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China flag flies on Australian film site

HACKERS posted a Chinese flag on the Website of an Australian film festival in an escalation of protests against the planned appearance by a separatist the Chinese government blames for the deadly riots in the northwestern Xinjiang Uygur Autonomous Region.

The cyber attack on the Melbourne International Film Festival - which also received a flurry of critical e-mails - came after four Chinese films pulled out of the event and a Chinese diplomat protested at the screening of a documentary about Rebiya Kadeer, who is said to have incited the violence on July 5 that left nearly 200 people dead.

China's Foreign Ministry spokesman Qin Gang criticized the screening and Kadeer's planned appearance earlier this month, saying: "Everyone knows what kind of person that Rebiya is. We are firmly opposed to any foreign country providing her with a stage for her anti-China separatist activities."

Kadeer lives in the United States and will attend the festival in Australia's second largest city on August 8.

Hacking attempts

Festival spokeswoman Louise Heseltine said yesterday that a hacker put a Chinese flag on the Website for 45 minutes on Saturday - the day after the festival opened - as well as English-language messages demanding that festival organizers apologize to all Chinese for including Kadeer in the program.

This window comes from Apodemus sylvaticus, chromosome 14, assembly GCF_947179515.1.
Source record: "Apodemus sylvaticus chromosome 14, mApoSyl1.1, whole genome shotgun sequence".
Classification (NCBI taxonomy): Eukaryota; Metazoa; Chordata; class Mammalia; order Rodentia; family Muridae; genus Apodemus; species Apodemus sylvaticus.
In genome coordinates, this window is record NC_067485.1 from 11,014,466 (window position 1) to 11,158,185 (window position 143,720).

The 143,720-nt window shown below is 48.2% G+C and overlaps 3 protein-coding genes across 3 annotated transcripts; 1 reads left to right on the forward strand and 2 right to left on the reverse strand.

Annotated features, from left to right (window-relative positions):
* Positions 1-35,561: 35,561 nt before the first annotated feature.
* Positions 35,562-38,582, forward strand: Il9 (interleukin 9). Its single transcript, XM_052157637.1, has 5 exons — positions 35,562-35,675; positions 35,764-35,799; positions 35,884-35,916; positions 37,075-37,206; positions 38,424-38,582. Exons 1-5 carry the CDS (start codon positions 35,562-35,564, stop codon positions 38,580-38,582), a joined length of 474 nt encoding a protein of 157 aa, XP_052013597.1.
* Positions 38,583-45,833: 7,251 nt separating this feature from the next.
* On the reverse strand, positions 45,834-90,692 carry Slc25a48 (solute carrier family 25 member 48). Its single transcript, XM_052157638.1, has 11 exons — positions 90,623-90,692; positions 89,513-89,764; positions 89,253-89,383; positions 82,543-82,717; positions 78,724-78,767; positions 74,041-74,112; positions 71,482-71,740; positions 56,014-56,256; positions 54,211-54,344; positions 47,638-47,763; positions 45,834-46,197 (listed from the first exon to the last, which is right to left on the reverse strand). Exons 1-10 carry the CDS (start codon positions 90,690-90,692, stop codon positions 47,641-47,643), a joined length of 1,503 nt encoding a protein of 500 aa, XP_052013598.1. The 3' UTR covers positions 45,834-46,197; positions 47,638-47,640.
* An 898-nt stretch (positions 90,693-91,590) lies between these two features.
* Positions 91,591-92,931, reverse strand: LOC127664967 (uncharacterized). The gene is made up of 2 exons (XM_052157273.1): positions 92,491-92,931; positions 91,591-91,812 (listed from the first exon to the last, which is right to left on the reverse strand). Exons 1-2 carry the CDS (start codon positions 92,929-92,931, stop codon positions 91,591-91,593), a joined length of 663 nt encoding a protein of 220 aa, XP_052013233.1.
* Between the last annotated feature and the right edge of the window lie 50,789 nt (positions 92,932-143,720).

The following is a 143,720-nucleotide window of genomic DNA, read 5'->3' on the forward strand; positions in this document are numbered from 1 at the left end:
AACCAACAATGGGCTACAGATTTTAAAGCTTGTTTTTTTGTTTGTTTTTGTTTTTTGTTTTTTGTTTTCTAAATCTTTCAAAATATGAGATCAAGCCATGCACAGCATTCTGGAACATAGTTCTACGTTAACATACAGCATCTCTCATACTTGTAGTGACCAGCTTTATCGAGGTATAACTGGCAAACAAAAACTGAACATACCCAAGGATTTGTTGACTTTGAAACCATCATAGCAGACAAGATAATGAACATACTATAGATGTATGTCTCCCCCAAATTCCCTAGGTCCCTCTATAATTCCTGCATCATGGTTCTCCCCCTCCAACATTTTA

The Website host discovered hundreds of other attempts to hack into it, Heseltine said.

The Kadeer documentary, "10 Conditions of Love," premiered at the festival last night.

Australian Broadcasting Corp television news said yesterday it had contacted a Chinese citizen in China who claimed responsibility for the hacking.

The hacker sent an e-mail in which he denied any link to the government, saying he was motivated by anger at the screening of the Kadeer documentary, ABC reported.

Festival director Richard Moore said the Website had been slowed and online ticket sales had suffered.

"We have received over the last two weeks virtually a mini tsunami of e-mails that I can only describe as being vile," Moore told the ABC. "It's part of a concerted campaign, and I think people who are behind it will try to ramp it up even more."


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